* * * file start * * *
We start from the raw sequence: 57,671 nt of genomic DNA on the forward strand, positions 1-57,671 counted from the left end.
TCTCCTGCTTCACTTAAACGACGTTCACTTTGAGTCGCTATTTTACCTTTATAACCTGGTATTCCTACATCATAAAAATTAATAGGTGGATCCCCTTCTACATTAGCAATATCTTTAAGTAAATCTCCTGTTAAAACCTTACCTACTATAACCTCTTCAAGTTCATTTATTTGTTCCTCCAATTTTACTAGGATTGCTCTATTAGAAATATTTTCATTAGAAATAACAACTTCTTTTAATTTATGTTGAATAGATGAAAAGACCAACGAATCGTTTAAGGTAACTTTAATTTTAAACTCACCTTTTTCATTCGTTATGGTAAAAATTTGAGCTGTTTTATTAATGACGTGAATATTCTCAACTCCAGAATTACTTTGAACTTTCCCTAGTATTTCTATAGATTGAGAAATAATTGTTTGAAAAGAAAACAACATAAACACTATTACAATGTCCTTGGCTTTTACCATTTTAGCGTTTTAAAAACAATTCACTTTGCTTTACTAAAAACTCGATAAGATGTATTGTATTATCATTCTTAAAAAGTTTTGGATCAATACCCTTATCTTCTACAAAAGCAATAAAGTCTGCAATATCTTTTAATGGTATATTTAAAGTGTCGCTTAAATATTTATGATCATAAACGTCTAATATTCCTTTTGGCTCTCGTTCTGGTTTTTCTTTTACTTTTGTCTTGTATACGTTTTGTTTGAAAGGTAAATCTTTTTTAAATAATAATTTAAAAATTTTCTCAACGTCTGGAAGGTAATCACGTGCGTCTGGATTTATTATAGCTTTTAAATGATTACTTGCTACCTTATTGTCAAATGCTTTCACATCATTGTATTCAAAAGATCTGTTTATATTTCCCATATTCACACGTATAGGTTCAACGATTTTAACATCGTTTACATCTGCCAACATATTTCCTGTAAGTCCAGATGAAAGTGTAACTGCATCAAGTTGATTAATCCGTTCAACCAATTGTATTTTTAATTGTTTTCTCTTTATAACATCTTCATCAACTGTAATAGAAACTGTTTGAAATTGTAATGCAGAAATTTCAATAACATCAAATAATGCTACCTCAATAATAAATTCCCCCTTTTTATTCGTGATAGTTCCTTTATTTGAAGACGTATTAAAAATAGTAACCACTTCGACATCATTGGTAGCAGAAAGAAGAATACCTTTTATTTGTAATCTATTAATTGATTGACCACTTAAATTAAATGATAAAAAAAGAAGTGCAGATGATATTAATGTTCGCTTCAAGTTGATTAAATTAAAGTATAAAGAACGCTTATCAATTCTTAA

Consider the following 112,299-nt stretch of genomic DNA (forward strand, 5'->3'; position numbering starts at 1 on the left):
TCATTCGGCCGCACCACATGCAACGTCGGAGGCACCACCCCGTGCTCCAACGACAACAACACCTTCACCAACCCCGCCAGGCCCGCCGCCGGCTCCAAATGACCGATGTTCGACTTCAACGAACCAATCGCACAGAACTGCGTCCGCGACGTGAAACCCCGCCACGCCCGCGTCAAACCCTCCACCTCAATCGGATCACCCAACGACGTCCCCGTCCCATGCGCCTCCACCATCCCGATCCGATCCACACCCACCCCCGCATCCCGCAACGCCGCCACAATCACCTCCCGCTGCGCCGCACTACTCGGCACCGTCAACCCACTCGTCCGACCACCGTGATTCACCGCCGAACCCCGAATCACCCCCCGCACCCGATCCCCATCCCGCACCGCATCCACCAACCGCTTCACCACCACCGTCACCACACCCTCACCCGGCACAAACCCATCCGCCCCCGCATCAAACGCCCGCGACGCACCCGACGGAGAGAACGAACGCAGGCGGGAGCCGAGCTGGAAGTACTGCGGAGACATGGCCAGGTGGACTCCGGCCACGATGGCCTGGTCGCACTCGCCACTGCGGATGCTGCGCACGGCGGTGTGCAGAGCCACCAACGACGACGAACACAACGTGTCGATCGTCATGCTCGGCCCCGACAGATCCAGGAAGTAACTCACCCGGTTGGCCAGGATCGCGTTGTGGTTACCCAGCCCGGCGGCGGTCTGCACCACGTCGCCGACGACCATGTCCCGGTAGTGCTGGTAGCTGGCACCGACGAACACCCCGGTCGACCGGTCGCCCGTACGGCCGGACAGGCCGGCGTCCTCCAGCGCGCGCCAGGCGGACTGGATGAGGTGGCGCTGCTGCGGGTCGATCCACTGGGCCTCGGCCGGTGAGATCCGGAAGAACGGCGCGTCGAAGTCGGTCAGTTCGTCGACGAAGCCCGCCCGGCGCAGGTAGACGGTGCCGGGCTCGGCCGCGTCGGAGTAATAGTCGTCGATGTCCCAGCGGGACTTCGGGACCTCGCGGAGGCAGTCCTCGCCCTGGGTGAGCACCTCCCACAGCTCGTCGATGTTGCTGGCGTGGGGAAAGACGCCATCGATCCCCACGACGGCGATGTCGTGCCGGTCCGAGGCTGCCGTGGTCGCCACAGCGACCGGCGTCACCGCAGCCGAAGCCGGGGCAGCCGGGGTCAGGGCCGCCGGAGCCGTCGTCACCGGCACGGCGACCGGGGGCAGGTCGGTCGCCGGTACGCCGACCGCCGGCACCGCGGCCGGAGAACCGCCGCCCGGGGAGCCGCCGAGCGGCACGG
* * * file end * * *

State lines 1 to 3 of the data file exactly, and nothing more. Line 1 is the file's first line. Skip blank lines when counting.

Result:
We start from the raw sequence: 57,671 nt of genomic DNA on the forward strand, positions 1-57,671 counted from the left end.
TCTCCTGCTTCACTTAAACGACGTTCACTTTGAGTCGCTATTTTACCTTTATAACCTGGTATTCCTACATCATAAAAATTAATAGGTGGATCCCCTTCTACATTAGCAATATCTTTAAGTAAATCTCCTGTTAAAACCTTACCTACTATAACCTCTTCAAGTTCATTTATTTGTTCCTCCAATTTTACTAGGATTGCTCTATTAGAAATATTTTCATTAGAAATAACAACTTCTTTTAATTTATGTTGAATAGATGAAAAGACCAACGAATCGTTTAAGGTAACTTTAATTTTAAACTCACCTTTTTCATTCGTTATGGTAAAAATTTGAGCTGTTTTATTAATGACGTGAATATTCTCAACTCCAGAATTACTTTGAACTTTCCCTAGTATTTCTATAGATTGAGAAATAATTGTTTGAAAAGAAAACAACATAAACACTATTACAATGTCCTTGGCTTTTACCATTTTAGCGTTTTAAAAACAATTCACTTTGCTTTACTAAAAACTCGATAAGATGTATTGTATTATCATTCTTAAAAAGTTTTGGATCAATACCCTTATCTTCTACAAAAGCAATAAAGTCTGCAATATCTTTTAATGGTATATTTAAAGTGTCGCTTAAATATTTATGATCATAAACGTCTAATATTCCTTTTGGCTCTCGTTCTGGTTTTTCTTTTACTTTTGTCTTGTATACGTTTTGTTTGAAAGGTAAATCTTTTTTAAATAATAATTTAAAAATTTTCTCAACGTCTGGAAGGTAATCACGTGCGTCTGGATTTATTATAGCTTTTAAATGATTACTTGCTACCTTATTGTCAAATGCTTTCACATCATTGTATTCAAAAGATCTGTTTATATTTCCCATATTCACACGTATAGGTTCAACGATTTTAACATCGTTTACATCTGCCAACATATTTCCTGTAAGTCCAGATGAAAGTGTAACTGCATCAAGTTGATTAATCCGTTCAACCAATTGTATTTTTAATTGTTTTCTCTTTATAACATCTTCATCAACTGTAATAGAAACTGTTTGAAATTGTAATGCAGAAATTTCAATAACATCAAATAATGCTACCTCAATAATAAATTCCCCCTTTTTATTCGTGATAGTTCCTTTATTTGAAGACGTATTAAAAATAGTAACCACTTCGACATCATTGGTAGCAGAAAGAAGAATACCTTTTATTTGTAATCTATTAATTGATTGACCACTTAAATTAAATGATAAAAAAAGAAGTGCAGATGATATTAATGTTCGCTTCAAGTTGATTAAATTAAAGTATAAAGAACGCTTATCAATTCTTAA

Consider the following 112,299-nt stretch of genomic DNA (forward strand, 5'->3'; position numbering starts at 1 on the left):